We also decided the following claims survived the motion to dismiss: (1) the Eighth Amendment excessive-force claim against CO Hughes, CO Sarkowski, Sgt. Jepson and Lt. Kneal; (2) the First Amendment free-exercise claim and (3) the Eighth Amendment conditions-of-confinement claim against Supt. Shannon, Deputy Supt. Varano, Major Miller, CO Albert and CO Sarkowski arising from the denial of food;*fn2 and (4) the due process claim against Kane, the hearing officer. The state-law claim for assault and battery against Hughes, Jepson, Sarkowski and Kneal also remains in the case as it was not addressed in the motion.

II. Standard of Review

Under Fed. R. Civ. P. 56, summary judgment should be granted "if the movant shows that there is no genuine dispute as to any material fact and the movant is entitled to judgment as a matter of law." Fed. R. Civ. P. 56(a). In pertinent part, parties moving for, or opposing, summary judgment must support their position by "citing to particular parts of materials in the record, including depositions, documents, electronically stored information, affidavits or declarations, stipulations (including those made for the purposes of the motion only), admissions, interrogatory answers, or other materials." Fed. R. Civ. P. 56(c)(1)(A). In deciding a motion for summary judgment, "[t]he court need consider only the cited materials, but it may consider other materials in the record." Fed. R. Civ. P. 56(c)(3). "'The evidence of the non-movant is to be believed, and all justifiable inferences are to be drawn in his favor.'" Meditz v. City of Newark, 658 F.3d 364, 369 (3d Cir. 2011)(quoting Anderson v. Liberty Lobby, Inc., 477 U.S. 242, 255, 106 S.Ct. 2505, 91 L.Ed.2d 202 (1986)).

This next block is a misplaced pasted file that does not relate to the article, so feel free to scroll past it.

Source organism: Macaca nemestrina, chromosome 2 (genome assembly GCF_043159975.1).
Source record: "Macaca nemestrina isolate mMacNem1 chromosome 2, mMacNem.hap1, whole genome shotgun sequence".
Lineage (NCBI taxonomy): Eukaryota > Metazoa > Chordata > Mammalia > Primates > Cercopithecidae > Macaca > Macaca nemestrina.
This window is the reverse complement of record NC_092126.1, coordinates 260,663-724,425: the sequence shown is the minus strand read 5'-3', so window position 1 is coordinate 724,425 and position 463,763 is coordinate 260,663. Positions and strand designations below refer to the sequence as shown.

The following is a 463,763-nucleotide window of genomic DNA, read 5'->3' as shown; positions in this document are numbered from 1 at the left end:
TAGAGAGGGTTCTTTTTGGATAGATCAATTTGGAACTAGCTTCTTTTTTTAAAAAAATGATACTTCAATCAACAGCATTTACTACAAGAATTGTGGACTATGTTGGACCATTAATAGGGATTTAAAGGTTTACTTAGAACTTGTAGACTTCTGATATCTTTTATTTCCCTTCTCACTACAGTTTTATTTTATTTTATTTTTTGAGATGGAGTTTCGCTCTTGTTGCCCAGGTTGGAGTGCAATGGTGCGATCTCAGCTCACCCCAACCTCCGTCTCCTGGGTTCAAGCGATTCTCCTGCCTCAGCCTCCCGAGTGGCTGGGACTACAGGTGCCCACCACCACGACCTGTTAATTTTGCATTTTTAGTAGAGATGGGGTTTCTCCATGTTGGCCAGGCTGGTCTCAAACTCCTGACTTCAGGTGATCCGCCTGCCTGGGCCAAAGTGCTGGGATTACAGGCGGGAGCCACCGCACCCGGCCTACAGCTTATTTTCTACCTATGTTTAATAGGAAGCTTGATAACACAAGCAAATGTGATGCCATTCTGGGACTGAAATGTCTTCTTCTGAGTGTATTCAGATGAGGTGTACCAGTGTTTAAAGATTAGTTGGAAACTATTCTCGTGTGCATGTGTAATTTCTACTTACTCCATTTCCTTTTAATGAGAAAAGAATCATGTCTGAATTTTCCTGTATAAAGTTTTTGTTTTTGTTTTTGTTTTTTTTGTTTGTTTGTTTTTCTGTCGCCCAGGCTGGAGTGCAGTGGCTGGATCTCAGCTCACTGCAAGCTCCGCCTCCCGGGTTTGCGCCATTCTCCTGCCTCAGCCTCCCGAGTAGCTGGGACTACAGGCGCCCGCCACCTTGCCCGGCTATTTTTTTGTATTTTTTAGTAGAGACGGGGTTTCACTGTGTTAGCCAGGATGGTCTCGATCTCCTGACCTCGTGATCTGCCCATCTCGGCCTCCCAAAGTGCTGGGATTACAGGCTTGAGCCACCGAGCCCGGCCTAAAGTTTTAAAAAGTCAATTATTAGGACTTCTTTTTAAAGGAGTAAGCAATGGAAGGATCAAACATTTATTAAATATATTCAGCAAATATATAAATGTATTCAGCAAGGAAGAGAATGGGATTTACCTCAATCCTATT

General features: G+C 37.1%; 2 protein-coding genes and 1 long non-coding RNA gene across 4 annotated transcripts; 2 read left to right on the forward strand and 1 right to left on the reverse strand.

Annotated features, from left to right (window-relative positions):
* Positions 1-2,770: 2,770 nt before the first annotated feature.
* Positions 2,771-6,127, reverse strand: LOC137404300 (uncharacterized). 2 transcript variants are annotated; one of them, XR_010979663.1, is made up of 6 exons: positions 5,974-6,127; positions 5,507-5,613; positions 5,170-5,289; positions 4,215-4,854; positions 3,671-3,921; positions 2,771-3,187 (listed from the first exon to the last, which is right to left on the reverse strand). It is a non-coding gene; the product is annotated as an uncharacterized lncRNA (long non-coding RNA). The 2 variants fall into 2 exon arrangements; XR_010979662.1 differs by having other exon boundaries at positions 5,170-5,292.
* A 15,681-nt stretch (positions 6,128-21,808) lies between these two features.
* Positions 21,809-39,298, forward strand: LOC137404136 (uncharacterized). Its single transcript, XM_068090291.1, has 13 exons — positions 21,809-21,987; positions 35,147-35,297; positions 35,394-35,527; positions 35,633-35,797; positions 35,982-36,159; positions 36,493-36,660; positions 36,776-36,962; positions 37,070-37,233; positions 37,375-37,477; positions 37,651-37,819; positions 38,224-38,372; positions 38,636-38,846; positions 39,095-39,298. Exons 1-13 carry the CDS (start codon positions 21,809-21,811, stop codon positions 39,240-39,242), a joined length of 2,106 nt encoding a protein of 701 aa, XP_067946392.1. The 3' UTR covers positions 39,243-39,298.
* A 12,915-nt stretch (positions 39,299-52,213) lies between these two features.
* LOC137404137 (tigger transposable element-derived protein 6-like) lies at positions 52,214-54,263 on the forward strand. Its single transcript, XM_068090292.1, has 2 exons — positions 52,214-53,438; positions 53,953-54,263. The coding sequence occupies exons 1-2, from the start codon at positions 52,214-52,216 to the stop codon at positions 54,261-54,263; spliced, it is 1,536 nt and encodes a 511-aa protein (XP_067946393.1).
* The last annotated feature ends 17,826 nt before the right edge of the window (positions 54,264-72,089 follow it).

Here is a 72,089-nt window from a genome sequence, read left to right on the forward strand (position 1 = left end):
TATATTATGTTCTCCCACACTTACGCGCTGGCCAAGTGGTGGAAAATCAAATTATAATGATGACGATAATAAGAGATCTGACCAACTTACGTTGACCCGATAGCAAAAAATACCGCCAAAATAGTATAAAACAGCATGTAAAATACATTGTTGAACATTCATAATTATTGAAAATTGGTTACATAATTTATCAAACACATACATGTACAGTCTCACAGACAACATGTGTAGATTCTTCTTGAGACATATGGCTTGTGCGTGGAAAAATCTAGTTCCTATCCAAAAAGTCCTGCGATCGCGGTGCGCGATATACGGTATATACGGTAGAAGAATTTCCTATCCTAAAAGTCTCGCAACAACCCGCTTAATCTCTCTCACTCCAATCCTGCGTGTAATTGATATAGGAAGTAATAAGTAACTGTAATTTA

III. Discussion

A. Plaintiff has Failed to Exhaust His Administrative Remedies on the First Amendment Claim, the Eighth Amendment Claim, and the RLUIPA Claim

Plaintiff has made a First Amendment free-exercise claim, an Eighth Amendment conditions-of-confinement claim, and a RLUIPA claim arising from the denial of a dinner meal for five days during Ramadan. Defendants argue that Plaintiff cannot pursue these claims because he failed to exhaust his administrative remedies as required by 42 U.S.C.A. § 1997e(a)(West 2003).